Study finds exercise, not testosterone, improves men’s artery health
By Rebecca Jenkins
Exercise is a superior option to testosterone for improving artery health in middle- to older-age men, Australian research finds.
The 12-week randomised placebo-controlled trial compared the effects of transdermal testosterone and exercise training, alone or in combination, on vascular function in 80 men aged 50 to 70 years with central adiposity (waists measuring 95cm or more) and low to normal serum testosterone (6 to 14nmol/L).
Supervised exercise training improved vascular endothelial function by 28%, as assessed by flow-mediated dilation, University of Western Australia researchers reported in Hypertension.
Transdermal testosterone alone had no impact on flow-mediated dilation, whereas testosterone and exercise together improved artery function by 19%.
Neither exercise nor testosterone, alone or in combination, had an effect on endothelium-independent glyceryl trinitrate responses, suggesting the positive effect of the exercise program was endothelium-mediated.
Study coauthor Professor Bu B. Yeap, of the University of Western Australia’s Medical School, Perth, told Medicine Today the result was surprising.
‘The hypothesis was that men receiving both testosterone treatment and exercise training would have the largest improvement in vascular function. Instead, while exercise training improved vascular function, testosterone treatment did not, nor did testosterone enhance the effect of exercise training,’ he said.
‘The main message is: if men want to improve the health of their arteries, exercise (provided there are no medical concerns or physical limitations) would be the way to do it.’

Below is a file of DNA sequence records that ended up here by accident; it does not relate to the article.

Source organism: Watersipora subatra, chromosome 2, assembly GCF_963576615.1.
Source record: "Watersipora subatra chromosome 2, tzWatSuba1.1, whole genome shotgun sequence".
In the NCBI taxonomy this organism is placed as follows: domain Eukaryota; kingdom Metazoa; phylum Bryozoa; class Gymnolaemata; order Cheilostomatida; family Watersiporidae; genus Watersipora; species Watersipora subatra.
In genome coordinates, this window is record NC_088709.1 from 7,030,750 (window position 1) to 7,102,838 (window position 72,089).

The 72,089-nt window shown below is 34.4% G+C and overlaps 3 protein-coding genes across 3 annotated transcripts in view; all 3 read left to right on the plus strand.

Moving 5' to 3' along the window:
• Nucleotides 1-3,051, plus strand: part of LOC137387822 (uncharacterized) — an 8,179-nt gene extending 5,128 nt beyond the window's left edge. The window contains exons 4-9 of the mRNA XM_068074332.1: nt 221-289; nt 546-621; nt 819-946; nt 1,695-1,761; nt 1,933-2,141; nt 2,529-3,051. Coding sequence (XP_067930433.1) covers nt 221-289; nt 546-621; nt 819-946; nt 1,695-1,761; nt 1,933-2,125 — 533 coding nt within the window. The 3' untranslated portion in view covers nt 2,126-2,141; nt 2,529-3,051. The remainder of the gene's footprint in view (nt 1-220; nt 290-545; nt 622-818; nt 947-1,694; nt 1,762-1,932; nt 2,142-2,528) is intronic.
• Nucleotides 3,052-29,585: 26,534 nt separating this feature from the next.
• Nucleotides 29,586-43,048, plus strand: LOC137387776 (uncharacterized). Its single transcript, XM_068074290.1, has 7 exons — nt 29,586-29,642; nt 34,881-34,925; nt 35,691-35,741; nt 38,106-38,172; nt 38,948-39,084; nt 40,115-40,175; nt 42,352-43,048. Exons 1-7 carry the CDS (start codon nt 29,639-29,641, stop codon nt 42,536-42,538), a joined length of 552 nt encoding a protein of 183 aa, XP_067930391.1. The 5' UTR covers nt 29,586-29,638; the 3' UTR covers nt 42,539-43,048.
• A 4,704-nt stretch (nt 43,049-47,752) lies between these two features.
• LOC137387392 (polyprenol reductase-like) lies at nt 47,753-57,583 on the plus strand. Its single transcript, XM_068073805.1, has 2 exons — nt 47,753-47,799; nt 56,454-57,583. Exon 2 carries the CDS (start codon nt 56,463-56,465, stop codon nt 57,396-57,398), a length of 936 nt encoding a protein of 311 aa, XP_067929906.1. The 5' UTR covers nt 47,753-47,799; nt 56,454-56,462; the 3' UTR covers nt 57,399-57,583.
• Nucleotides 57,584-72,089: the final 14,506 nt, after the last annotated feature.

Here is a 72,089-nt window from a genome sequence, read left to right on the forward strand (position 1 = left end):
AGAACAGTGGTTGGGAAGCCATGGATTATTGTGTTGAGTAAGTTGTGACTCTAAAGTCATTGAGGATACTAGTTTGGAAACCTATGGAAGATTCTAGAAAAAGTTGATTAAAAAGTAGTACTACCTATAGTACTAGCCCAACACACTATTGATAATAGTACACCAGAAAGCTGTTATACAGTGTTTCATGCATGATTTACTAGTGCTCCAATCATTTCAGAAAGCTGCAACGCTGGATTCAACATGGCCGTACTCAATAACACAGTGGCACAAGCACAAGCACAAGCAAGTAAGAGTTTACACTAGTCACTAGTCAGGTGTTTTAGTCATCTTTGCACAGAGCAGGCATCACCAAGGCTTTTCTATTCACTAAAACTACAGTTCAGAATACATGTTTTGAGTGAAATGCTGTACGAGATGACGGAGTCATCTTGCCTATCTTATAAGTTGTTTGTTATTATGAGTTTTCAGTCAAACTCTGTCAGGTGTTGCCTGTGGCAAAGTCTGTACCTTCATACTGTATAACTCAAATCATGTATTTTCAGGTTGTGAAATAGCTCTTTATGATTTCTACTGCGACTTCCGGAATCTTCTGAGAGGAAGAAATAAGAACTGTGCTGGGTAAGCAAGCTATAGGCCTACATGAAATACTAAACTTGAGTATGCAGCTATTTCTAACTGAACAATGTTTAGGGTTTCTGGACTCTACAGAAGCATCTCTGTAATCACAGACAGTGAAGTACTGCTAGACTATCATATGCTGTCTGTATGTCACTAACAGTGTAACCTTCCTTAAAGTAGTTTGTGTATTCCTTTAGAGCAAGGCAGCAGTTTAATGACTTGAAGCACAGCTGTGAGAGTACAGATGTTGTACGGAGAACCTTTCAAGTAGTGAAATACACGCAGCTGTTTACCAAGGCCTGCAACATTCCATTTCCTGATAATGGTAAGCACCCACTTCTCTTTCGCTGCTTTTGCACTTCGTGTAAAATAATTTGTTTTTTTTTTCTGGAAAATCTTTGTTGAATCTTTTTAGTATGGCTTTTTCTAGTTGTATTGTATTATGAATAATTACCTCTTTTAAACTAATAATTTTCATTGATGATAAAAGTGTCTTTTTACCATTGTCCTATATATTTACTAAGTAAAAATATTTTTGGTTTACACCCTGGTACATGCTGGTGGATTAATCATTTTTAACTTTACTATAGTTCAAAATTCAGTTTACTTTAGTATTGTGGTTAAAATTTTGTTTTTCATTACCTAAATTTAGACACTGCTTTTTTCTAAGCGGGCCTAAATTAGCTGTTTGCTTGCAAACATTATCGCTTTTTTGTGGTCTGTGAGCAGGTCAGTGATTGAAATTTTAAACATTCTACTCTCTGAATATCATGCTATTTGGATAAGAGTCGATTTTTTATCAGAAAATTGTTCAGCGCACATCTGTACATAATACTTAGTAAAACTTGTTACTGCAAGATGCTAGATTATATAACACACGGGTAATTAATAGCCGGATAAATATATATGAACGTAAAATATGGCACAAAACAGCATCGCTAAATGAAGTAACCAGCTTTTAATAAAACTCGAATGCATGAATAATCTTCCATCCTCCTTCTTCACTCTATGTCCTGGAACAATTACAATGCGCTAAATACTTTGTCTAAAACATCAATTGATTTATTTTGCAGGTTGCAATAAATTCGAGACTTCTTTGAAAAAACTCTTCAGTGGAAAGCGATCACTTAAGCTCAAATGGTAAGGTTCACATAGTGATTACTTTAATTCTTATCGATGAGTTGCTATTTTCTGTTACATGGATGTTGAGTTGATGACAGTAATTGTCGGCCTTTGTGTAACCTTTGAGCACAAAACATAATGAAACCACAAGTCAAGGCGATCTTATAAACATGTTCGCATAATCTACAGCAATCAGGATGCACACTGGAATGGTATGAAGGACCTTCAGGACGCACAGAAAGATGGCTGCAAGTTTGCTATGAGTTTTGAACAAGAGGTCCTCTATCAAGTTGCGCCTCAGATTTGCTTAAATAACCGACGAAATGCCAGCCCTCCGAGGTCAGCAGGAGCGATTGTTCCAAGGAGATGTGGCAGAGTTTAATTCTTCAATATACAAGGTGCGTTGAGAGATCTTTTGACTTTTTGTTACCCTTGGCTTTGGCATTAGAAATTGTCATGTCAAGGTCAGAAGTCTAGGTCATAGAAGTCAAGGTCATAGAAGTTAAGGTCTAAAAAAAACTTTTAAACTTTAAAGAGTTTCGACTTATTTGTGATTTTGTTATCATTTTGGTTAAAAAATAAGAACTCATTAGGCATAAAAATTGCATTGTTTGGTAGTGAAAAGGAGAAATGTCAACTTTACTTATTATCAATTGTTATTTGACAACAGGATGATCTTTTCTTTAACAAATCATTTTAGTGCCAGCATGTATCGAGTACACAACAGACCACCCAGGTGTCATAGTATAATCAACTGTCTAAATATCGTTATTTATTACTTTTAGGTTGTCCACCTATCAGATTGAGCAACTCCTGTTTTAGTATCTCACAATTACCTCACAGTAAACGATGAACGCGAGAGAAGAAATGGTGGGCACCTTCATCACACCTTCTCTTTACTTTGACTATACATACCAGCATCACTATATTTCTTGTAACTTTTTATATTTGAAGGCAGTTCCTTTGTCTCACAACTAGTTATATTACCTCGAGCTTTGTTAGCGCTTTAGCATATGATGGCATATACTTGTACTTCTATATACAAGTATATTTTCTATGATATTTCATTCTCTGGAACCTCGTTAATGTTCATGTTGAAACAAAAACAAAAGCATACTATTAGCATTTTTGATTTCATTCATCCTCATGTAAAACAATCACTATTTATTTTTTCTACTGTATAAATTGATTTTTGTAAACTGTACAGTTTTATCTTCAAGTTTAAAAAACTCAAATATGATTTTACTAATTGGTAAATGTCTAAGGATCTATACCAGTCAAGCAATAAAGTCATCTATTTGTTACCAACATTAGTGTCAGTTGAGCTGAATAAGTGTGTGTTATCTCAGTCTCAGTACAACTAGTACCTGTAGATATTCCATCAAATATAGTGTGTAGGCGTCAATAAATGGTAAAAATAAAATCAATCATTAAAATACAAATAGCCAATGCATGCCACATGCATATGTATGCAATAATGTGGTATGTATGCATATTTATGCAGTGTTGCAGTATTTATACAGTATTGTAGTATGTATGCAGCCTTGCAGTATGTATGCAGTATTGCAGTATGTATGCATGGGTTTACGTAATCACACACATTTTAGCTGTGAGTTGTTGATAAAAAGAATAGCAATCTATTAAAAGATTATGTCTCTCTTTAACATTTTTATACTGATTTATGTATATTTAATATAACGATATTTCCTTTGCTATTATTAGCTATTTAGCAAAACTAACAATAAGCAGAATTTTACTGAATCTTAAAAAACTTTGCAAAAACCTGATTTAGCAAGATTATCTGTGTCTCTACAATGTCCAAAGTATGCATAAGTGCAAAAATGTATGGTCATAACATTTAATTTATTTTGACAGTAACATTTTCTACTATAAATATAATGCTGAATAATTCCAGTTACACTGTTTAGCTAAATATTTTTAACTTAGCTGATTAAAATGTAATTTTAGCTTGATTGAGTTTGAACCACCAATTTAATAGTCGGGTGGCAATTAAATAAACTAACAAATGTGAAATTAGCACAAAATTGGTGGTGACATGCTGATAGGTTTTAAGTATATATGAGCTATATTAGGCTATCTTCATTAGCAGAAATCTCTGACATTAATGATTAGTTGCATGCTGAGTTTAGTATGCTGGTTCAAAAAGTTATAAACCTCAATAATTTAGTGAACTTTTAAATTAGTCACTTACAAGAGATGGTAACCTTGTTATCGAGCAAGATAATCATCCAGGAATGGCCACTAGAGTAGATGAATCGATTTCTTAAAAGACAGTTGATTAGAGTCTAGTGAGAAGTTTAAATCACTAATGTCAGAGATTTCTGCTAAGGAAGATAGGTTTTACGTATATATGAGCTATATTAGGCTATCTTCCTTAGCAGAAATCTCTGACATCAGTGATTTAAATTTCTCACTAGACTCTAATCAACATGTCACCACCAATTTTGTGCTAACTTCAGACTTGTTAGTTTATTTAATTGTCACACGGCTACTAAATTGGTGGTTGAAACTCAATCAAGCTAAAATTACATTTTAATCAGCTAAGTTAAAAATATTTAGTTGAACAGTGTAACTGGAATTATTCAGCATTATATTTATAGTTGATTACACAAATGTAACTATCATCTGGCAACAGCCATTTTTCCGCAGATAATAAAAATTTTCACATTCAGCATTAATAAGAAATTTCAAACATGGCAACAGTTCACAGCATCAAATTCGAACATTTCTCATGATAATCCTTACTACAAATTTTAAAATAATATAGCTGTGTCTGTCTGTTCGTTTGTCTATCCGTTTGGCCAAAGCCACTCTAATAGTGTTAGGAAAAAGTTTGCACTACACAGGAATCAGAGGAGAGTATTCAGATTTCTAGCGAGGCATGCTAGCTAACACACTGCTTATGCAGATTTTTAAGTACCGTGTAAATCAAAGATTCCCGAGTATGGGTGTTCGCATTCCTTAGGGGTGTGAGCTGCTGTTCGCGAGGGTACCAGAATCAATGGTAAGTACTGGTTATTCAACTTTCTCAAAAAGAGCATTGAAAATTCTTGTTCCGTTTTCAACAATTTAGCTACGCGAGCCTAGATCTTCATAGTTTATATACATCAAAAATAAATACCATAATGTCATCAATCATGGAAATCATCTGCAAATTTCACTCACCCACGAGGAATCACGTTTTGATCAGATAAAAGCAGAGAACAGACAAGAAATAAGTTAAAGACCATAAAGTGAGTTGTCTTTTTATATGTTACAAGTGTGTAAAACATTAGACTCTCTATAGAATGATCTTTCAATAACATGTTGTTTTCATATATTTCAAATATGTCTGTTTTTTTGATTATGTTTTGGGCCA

There was a concerning growing global market for testosterone in the absence of new clinical indications, explained Professor Yeap, who is also President of the Endocrine Society of Australia.
‘Some men who are older, or overweight or unwell due to other causes, may have lower than expected testosterone levels, but currently there is insufficient evidence to justify testosterone treatment in those men, if no pituitary or testicular disorders are present,’ he said.
‘We should be making careful clinical assessments of men presenting with symptoms and signs, to identify those with pituitary or testicular disorders causing androgen deficiency, as those men are likely to benefit from treatment.’
It was possible that a longer duration of testosterone treatment or a different formulation may have provided a different result in this study, but for now, testosterone treatment does not appear to improve vascular function, at least over a 12-week period, he concluded.
‘Together with other researchers, I am planning larger and longer studies to look at the effects of testosterone on other aspects of cardiovascular health.’
Hypertension 2021: 77; 1095-1105.